Also, testing “negative” is a bit subjective, because there are known no-calls in the Geno 2.0 results – so if the Geno 2.0 result did not include the terminal haplogroup you expected, and the outcome is truly important to you, meaning family defining – have that defining SNP, if it’s absent in the Geno 2.0 raw data results, tested individually through regular Sanger sequencing – meaning purchase it separately through Family Tree DNA. A non-positive result in the Geno 2.0 results is typically interpreted to mean negative, but that is not always the case. In most situations, if everything else matches, meaning surname, STRs and other SNPs, it’s not necessary to test the SNP separately – but it is available if you need to know, positively.
Secondly, the terminal SNP on the new Family Tree DNA haplotree and in your results, if you have taken the Big Y, the Walk Through the Y or purchased individuals SNPs, may be different. Why, and how would you know?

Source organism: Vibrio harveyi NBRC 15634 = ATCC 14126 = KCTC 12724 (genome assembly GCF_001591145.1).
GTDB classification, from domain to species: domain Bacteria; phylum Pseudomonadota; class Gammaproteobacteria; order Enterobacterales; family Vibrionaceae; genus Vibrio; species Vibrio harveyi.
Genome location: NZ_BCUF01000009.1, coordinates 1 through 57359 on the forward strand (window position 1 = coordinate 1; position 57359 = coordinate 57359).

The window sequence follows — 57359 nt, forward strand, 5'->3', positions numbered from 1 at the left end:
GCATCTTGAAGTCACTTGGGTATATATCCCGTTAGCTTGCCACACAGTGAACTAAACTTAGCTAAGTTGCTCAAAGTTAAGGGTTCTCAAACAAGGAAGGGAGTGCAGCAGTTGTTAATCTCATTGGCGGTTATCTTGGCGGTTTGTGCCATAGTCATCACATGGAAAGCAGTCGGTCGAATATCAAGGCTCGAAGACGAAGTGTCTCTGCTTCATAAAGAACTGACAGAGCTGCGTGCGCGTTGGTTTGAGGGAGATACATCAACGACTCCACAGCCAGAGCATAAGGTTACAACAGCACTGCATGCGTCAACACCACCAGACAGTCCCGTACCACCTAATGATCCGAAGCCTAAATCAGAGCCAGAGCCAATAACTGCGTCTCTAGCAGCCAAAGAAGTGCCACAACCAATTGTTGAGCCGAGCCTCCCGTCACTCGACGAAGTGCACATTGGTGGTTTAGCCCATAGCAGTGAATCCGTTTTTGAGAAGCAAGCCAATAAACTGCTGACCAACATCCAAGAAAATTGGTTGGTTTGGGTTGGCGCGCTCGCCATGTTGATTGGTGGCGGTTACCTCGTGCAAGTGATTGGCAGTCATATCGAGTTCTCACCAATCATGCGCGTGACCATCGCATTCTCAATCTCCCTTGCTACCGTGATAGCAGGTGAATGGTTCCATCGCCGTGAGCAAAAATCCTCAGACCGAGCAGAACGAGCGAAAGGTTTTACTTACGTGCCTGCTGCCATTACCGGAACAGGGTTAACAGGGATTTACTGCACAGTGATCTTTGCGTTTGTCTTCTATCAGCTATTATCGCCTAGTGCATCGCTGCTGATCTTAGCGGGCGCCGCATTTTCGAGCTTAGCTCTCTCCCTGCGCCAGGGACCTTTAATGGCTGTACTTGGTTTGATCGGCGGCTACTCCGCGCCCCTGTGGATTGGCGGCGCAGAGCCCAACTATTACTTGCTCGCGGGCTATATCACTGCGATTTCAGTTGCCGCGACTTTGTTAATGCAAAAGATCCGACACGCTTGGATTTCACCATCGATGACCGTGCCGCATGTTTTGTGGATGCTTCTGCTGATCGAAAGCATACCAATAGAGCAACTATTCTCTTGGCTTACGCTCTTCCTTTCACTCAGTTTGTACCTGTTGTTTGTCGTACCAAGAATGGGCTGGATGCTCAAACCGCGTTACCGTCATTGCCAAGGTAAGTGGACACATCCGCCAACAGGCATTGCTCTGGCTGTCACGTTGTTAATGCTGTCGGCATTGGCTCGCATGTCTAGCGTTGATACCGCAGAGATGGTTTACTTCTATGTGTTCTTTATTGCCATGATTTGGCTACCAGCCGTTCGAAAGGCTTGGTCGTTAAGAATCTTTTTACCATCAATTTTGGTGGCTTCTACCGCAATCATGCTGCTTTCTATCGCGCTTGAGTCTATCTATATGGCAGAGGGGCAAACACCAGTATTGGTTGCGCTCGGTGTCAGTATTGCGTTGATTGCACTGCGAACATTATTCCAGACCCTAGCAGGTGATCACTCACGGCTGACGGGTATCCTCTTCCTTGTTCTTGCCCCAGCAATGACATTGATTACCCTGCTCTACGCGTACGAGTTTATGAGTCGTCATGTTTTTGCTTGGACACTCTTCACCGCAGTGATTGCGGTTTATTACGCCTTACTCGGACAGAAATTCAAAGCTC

The why is because Family Tree DNA has synced to the Geno 2.0 tree at this point, and there have been many new SNPs discovered since the Geno 2.0 tree was developed in 2012. The ISOGG tree is more current, but keep in mind that it is a provisional tree. However, you still need to have a way to determine your terminal SNP beyond the Geno 2.0 criteria if you have had advanced testing.
There were originally some tools created by individuals to help with this dilemma, but both tools appear to no longer work. Kitty Cooper blogged about this, and was apparently recently successful, but I was not. I downloaded the updated version of the Big Y Chromosome extension that I wrote about and was using the Morley tree but that no longer functions either. Let’s just say that the word frustrated doesn’t even begin to apply….